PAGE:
The official blog of Abacus Group — a place to share our knowledge and thoughts on trends in recruiting

February 02, 2012

The Golden Rule for Resigning

exit-resignation
If you are employed, the urge to resign from your current job might occur for any number of reasons. You might be exhausted from unexpectedly having to work overtime or feel annoyed by your unreasonably long commute. Maybe your supervisor’s discouraging attitude has become intolerable or you’ve witnessed undeserving colleagues receive promotions while your career remains static. Perhaps the opportunity for growth does not exist in your position, the nature of the work no longer interests you or you feel that you are being significantly underpaid. Such grievances are among the many catalysts for wanting to quit your job, and they are all certainly valid. The mistake that many professionals make, however, is failing to obtain another job prior to resigning. Quitting your current job without the security of a new one will likely pose serious consequences to your professional, financial and personal well-being.

From a professional standpoint, resigning prematurely can have harmful effects. Once you quit, you can’t truly determine how long it will take for you to find new employment. Being out of the workforce for some unknown length of time is a major risk to your career development for three main reasons: First, the longer you are unemployed, the less valuable you become in the eyes of hiring managers. When you aren’t working, you lose – to an extent – professional assets such as industry knowledge and technical skills. Employers, therefore, prefer candidates who are gainfully employed. Secondly, when you are unemployed, you lose your power to negotiate compensation; since you are essentially earning $0, a prospective employer will not be inclined to make you the strongest offer. Thirdly, if you do find a job after a significant period of unemployment, there’s a strong possibility that you will have taken the job out of desperation, only to realize that the role is a poor fit. Putting yourself in that type of situation will probably lead you right back to where you began – yearning to resign.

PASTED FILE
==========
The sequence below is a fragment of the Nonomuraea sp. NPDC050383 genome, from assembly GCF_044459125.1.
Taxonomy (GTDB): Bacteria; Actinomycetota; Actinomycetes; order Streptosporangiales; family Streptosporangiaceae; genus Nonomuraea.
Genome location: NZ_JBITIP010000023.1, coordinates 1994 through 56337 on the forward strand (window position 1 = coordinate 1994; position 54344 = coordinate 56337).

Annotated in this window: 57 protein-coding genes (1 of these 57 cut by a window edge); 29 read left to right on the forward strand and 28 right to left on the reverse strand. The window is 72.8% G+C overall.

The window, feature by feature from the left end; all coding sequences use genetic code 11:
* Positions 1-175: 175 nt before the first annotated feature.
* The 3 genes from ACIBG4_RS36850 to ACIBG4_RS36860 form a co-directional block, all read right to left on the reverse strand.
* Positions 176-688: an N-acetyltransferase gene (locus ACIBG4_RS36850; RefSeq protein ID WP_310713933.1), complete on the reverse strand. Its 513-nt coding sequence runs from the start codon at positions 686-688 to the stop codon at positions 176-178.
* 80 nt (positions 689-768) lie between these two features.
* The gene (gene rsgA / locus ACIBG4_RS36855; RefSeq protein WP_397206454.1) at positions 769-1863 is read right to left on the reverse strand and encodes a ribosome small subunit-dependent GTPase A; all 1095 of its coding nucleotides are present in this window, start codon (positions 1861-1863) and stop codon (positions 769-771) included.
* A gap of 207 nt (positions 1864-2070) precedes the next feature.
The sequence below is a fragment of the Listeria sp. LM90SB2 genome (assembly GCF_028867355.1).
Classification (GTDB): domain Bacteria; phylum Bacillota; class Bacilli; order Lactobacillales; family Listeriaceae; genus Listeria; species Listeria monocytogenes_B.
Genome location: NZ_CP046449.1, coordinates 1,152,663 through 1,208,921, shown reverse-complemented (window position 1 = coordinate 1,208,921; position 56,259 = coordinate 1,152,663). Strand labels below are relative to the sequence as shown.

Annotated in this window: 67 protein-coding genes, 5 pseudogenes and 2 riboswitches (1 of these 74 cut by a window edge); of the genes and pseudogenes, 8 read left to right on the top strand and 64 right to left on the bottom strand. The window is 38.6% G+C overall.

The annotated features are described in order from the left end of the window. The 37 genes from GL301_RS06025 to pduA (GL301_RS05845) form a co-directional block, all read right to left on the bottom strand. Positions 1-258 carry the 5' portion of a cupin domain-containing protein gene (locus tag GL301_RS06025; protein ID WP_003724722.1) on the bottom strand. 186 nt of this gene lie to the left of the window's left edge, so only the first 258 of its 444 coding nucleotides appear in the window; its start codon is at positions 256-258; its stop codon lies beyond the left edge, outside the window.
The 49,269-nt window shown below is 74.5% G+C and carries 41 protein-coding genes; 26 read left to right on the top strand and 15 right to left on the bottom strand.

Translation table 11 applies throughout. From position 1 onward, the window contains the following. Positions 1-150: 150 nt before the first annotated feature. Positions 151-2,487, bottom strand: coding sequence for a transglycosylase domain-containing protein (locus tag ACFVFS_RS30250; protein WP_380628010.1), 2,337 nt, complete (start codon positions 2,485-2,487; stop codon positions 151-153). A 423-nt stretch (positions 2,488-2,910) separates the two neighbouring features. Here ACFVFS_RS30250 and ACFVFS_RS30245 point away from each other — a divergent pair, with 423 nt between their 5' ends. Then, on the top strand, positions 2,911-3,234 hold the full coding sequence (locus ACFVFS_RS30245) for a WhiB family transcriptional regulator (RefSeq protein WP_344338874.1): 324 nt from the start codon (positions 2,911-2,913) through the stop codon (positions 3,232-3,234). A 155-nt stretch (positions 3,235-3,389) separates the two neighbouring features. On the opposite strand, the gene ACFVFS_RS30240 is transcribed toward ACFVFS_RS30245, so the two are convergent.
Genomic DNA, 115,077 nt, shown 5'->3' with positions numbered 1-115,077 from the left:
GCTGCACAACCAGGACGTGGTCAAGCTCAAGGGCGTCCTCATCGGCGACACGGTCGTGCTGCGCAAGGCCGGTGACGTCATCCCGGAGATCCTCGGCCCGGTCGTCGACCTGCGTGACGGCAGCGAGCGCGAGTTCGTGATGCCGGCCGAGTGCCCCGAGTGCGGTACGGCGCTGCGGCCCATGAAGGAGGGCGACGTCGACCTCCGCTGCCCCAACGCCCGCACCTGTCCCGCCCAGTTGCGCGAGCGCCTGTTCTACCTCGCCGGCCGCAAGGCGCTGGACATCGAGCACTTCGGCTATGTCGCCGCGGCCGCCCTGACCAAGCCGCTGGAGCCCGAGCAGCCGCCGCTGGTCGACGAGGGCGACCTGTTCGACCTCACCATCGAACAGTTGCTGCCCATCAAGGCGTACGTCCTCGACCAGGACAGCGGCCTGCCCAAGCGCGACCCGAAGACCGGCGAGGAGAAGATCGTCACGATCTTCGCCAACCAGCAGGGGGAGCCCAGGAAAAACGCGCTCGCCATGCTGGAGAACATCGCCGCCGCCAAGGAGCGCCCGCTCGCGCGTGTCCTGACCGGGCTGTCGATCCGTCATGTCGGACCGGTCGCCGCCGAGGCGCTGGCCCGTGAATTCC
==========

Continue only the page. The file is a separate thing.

Quitting your job too soon can also be detrimental financially. Again, the time it will take to secure a new position is uncertain, especially in this troubled economy, so – unless you have unlimited financial resources – you’ll be jeopardizing your financial security. Even if you have saved enough money to last several months, you can’t guarantee your funds will be sufficient when you lack a steady income. As a further financial consequence of quitting too hastily, you may be ineligible for unemployment benefits. Although dissatisfaction with your current salary may be your motivation for quitting, it’s much better to have an income than to have none at all.

Last, but not least, be mindful of the impact that an untimely resignation will have on you personally. Indefinite unemployment disrupts your daily routine and can leave you feeling unproductive and unstructured. While resigning prematurely may not bring about the sense of failure or embarrassment triggered by a termination, it can create tremendous frustration for you in the long run. Even if your current position is in some way psychologically straining, be aware that quitting without another job will intensify your distress.

Given the negative professional, financial and personal effects of leaving your job without a new one, you should adhere to the “golden rule” of resignation: You are much better off remaining in your current position than subjecting yourself to indefinite unemployment. If you are an Accounting, Finance, IT or Administrative professional who is currently employed and seeking a new position, you can contact an executive recruiter from Abacus Group to facilitate your search, or browse our listings of active opportunities.

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